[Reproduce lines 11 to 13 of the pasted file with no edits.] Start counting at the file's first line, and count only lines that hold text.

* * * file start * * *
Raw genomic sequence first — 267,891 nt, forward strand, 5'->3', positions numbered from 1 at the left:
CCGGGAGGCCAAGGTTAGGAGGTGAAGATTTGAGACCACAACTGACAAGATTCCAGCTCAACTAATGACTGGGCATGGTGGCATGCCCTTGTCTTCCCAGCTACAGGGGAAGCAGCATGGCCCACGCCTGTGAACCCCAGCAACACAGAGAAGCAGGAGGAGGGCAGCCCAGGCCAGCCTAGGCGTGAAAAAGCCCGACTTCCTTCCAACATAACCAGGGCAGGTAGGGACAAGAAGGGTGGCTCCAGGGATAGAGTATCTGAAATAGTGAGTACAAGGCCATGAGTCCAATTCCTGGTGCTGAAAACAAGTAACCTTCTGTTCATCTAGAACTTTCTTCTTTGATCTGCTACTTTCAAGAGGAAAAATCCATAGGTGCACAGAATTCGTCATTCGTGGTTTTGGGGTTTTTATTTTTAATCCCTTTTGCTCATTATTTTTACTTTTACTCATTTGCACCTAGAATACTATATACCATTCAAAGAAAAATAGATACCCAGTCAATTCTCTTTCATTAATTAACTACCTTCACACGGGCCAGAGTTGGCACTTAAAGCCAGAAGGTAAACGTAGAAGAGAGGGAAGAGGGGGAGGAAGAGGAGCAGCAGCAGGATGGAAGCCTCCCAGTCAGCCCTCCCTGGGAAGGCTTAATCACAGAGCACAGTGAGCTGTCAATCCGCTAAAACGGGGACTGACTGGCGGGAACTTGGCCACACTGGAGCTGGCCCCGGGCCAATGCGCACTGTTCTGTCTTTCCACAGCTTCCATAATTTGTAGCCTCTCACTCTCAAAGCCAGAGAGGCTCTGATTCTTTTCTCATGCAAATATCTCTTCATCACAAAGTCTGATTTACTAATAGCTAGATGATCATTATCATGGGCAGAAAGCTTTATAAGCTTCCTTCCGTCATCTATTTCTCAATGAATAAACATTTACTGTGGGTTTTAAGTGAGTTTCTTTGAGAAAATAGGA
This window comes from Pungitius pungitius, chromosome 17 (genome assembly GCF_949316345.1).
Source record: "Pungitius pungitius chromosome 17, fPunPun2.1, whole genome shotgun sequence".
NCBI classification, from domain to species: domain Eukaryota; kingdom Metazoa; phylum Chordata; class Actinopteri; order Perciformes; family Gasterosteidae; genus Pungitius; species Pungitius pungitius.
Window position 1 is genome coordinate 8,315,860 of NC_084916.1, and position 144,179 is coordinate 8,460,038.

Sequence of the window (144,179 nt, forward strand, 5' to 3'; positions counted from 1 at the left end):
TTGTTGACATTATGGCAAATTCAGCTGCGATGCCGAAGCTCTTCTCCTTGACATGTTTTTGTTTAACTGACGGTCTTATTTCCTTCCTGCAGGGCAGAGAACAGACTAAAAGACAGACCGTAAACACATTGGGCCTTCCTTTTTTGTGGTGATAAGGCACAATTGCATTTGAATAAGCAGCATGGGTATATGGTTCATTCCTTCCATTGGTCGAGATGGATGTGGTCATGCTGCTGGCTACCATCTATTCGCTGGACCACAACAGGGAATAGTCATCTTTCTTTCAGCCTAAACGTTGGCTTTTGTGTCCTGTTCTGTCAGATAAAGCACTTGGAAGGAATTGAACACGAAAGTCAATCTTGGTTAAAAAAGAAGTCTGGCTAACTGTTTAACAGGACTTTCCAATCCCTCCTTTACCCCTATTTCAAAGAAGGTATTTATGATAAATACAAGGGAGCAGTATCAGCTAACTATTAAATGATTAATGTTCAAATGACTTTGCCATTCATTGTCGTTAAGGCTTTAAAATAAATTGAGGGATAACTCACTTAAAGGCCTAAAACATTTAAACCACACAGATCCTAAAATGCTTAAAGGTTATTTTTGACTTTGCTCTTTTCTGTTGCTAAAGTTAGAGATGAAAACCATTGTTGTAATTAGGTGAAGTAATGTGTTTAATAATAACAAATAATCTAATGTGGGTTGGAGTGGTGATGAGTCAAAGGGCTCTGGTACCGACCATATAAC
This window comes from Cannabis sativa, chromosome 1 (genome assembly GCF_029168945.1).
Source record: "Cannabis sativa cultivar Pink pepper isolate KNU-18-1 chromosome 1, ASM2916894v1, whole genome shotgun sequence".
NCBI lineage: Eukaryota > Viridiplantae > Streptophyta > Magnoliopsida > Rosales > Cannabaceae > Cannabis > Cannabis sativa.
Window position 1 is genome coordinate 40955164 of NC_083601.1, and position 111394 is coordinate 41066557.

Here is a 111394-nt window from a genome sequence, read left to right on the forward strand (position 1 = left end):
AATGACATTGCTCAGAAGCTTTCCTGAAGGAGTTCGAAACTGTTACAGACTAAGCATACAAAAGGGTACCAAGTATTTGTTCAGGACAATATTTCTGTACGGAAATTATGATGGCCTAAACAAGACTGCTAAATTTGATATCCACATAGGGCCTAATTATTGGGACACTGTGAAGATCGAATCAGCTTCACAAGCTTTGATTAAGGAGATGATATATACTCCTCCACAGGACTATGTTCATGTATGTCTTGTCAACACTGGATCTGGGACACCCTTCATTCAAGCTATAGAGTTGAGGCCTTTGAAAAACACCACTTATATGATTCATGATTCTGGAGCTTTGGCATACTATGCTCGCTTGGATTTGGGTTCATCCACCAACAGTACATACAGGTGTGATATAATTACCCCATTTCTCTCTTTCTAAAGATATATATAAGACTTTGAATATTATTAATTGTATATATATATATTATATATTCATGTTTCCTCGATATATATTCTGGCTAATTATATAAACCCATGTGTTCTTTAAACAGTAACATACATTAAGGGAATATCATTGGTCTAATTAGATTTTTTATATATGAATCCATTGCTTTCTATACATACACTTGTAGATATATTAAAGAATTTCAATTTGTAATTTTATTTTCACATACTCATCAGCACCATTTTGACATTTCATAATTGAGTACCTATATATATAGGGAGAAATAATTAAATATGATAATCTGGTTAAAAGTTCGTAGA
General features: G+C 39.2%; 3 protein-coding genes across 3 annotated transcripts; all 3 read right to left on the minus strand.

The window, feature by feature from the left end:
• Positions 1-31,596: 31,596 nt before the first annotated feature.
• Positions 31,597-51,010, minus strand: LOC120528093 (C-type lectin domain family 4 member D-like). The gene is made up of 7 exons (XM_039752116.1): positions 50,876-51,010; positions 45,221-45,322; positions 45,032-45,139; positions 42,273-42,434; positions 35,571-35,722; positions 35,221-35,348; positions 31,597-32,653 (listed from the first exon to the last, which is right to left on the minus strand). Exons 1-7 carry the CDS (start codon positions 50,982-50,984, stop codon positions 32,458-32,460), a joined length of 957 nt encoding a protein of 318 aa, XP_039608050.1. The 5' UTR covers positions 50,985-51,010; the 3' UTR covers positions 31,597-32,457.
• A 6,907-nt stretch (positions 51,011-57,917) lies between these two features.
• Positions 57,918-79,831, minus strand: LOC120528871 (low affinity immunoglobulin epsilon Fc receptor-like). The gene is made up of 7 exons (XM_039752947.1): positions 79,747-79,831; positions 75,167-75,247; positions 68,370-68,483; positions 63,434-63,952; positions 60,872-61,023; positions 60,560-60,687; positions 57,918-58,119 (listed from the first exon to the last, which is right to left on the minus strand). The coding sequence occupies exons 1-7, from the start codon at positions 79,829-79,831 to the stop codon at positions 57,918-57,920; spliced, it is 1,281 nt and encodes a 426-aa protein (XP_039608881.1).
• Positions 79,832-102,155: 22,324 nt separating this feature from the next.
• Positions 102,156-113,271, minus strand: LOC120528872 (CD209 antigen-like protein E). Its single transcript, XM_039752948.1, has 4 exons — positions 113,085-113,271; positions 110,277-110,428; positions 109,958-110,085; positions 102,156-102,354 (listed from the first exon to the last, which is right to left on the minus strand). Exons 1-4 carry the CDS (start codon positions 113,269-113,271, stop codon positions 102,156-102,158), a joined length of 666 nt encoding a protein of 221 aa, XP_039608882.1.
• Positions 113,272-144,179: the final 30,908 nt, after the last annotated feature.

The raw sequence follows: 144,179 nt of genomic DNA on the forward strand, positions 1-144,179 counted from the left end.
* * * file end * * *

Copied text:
NCBI lineage: Eukaryota > Viridiplantae > Streptophyta > Magnoliopsida > Rosales > Cannabaceae > Cannabis > Cannabis sativa.
Window position 1 is genome coordinate 40955164 of NC_083601.1, and position 111394 is coordinate 41066557.

Here is a 111394-nt window from a genome sequence, read left to right on the forward strand (position 1 = left end):